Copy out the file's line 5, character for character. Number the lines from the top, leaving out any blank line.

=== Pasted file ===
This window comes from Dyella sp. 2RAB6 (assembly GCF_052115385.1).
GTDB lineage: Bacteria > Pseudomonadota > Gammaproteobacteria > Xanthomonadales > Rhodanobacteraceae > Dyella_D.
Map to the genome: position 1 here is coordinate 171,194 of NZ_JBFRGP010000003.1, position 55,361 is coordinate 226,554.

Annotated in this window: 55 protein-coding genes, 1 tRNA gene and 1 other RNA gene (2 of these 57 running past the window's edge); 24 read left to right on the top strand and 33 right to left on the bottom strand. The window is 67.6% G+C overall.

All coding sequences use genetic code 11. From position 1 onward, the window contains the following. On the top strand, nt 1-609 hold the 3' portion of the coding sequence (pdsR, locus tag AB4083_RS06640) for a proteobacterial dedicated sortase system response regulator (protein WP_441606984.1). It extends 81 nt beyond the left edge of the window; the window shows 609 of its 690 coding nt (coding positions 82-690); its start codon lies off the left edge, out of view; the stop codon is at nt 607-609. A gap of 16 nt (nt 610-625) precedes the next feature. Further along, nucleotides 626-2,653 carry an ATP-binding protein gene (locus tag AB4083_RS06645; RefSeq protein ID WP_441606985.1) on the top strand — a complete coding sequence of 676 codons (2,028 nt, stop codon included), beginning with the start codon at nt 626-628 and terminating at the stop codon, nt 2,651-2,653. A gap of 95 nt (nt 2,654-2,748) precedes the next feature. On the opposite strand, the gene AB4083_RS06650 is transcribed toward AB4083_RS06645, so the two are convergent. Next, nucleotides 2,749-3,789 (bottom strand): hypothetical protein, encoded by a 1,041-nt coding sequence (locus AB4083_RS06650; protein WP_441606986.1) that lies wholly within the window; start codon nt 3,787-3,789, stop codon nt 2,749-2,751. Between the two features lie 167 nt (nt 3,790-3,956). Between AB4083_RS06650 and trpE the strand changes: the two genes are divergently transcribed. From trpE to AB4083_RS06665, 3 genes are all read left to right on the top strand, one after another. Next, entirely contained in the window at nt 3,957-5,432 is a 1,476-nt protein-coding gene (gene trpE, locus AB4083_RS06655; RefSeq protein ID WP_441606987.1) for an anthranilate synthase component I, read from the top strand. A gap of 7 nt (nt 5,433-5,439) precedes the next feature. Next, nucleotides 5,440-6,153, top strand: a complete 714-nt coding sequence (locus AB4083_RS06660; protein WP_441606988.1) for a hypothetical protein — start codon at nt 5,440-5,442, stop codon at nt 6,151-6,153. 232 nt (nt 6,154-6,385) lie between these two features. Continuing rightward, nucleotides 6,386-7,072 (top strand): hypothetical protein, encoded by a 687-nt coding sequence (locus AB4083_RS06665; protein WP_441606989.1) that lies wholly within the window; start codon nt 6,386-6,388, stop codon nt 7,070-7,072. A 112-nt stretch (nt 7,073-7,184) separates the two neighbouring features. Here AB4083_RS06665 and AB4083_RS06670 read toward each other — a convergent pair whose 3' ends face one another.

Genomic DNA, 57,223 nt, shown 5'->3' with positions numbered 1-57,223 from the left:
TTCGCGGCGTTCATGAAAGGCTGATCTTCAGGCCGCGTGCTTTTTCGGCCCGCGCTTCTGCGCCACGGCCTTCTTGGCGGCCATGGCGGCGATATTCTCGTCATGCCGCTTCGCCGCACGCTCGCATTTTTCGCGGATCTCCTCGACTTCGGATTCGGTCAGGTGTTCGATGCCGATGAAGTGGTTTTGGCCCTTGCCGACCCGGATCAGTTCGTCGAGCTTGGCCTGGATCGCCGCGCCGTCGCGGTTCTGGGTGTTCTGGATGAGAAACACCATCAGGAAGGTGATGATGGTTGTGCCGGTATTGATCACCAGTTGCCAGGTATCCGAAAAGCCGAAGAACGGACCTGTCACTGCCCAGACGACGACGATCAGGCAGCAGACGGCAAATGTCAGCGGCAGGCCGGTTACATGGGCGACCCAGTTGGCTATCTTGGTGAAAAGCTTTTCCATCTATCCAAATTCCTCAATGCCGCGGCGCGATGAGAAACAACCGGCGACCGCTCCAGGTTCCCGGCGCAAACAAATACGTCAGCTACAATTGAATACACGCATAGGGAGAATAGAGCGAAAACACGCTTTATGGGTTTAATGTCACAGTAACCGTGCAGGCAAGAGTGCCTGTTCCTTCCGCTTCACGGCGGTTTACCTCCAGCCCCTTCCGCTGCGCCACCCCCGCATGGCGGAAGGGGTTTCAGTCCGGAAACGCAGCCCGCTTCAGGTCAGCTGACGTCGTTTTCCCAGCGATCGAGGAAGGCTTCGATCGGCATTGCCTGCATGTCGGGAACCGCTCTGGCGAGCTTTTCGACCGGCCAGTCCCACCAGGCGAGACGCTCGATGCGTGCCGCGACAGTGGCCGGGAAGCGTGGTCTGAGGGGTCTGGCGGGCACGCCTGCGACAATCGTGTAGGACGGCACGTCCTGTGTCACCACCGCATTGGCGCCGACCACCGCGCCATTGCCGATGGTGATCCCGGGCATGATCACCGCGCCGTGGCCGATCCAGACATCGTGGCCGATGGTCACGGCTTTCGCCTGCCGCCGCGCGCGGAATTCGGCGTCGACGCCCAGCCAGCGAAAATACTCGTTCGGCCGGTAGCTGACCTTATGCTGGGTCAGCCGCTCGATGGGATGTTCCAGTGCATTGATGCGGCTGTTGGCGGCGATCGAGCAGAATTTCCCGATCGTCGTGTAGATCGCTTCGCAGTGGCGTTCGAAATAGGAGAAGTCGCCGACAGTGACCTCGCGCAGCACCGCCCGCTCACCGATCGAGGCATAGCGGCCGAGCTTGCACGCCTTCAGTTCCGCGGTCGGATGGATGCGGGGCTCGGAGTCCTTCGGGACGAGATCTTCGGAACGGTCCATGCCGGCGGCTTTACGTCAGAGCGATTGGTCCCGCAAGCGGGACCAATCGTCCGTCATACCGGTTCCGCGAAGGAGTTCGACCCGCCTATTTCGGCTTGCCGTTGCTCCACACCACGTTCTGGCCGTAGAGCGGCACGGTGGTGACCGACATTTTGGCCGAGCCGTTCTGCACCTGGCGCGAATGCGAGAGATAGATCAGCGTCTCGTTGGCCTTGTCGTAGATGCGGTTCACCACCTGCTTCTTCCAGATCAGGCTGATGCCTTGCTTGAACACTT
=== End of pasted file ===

All coding sequences use genetic code 11. From position 1 onward, the window contains the following. On the top strand, nt 1-609 hold the 3' portion of the coding sequence (pdsR, locus tag AB4083_RS06640) for a proteobacterial dedicated sortase system response regulator (protein WP_441606984.1). It extends 81 nt beyond the left edge of the window; the window shows 609 of its 690 coding nt (coding positions 82-690); its start codon lies off the left edge, out of view; the stop codon is at nt 607-609. A gap of 16 nt (nt 610-625) precedes the next feature. Further along, nucleotides 626-2,653 carry an ATP-binding protein gene (locus tag AB4083_RS06645; RefSeq protein ID WP_441606985.1) on the top strand — a complete coding sequence of 676 codons (2,028 nt, stop codon included), beginning with the start codon at nt 626-628 and terminating at the stop codon, nt 2,651-2,653. A gap of 95 nt (nt 2,654-2,748) precedes the next feature. On the opposite strand, the gene AB4083_RS06650 is transcribed toward AB4083_RS06645, so the two are convergent. Next, nucleotides 2,749-3,789 (bottom strand): hypothetical protein, encoded by a 1,041-nt coding sequence (locus AB4083_RS06650; protein WP_441606986.1) that lies wholly within the window; start codon nt 3,787-3,789, stop codon nt 2,749-2,751. Between the two features lie 167 nt (nt 3,790-3,956). Between AB4083_RS06650 and trpE the strand changes: the two genes are divergently transcribed. From trpE to AB4083_RS06665, 3 genes are all read left to right on the top strand, one after another. Next, entirely contained in the window at nt 3,957-5,432 is a 1,476-nt protein-coding gene (gene trpE, locus AB4083_RS06655; RefSeq protein ID WP_441606987.1) for an anthranilate synthase component I, read from the top strand. A gap of 7 nt (nt 5,433-5,439) precedes the next feature. Next, nucleotides 5,440-6,153, top strand: a complete 714-nt coding sequence (locus AB4083_RS06660; protein WP_441606988.1) for a hypothetical protein — start codon at nt 5,440-5,442, stop codon at nt 6,151-6,153. 232 nt (nt 6,154-6,385) lie between these two features. Continuing rightward, nucleotides 6,386-7,072 (top strand): hypothetical protein, encoded by a 687-nt coding sequence (locus AB4083_RS06665; protein WP_441606989.1) that lies wholly within the window; start codon nt 6,386-6,388, stop codon nt 7,070-7,072. A 112-nt stretch (nt 7,073-7,184) separates the two neighbouring features. Here AB4083_RS06665 and AB4083_RS06670 read toward each other — a convergent pair whose 3' ends face one another.